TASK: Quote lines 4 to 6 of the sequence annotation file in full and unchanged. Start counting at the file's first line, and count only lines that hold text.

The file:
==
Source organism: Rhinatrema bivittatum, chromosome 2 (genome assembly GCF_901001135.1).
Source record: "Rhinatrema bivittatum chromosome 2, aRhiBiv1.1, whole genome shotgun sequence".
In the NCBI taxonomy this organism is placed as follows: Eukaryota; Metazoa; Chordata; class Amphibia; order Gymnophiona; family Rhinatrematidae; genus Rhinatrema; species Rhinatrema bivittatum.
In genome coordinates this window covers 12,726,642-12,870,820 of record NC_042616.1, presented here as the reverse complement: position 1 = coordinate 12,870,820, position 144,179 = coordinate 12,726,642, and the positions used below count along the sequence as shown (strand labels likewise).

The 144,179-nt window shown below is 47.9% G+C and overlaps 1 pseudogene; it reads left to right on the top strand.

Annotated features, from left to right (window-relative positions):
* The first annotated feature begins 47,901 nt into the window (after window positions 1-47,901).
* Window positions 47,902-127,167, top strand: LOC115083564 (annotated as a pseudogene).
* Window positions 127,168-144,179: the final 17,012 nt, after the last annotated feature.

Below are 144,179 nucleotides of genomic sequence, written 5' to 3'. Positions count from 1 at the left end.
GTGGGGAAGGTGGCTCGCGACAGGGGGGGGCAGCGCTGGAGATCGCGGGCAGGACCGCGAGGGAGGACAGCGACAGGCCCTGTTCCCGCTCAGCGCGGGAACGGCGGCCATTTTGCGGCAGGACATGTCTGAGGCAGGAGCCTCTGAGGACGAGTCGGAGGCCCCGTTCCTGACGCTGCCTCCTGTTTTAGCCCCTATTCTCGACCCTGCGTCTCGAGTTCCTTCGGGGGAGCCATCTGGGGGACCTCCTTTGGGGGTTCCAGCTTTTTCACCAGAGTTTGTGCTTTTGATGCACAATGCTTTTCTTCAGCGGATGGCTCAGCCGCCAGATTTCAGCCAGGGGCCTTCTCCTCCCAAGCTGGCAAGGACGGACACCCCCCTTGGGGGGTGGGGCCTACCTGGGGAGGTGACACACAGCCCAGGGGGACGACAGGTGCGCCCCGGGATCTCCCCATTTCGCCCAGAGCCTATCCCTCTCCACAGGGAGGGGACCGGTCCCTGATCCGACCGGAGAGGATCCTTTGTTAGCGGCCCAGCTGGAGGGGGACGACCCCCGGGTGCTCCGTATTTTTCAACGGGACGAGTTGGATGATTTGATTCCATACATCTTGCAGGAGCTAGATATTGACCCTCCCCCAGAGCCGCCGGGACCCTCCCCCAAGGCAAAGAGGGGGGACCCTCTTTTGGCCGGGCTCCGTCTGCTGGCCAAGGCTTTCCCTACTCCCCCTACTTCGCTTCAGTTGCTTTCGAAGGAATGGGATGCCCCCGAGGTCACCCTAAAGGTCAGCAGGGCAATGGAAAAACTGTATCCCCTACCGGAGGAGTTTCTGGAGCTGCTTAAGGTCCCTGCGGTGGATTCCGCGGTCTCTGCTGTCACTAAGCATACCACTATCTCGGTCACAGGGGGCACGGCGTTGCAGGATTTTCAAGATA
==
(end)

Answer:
In genome coordinates this window covers 12,726,642-12,870,820 of record NC_042616.1, presented here as the reverse complement: position 1 = coordinate 12,870,820, position 144,179 = coordinate 12,726,642, and the positions used below count along the sequence as shown (strand labels likewise).

The 144,179-nt window shown below is 47.9% G+C and overlaps 1 pseudogene; it reads left to right on the top strand.

Annotated features, from left to right (window-relative positions):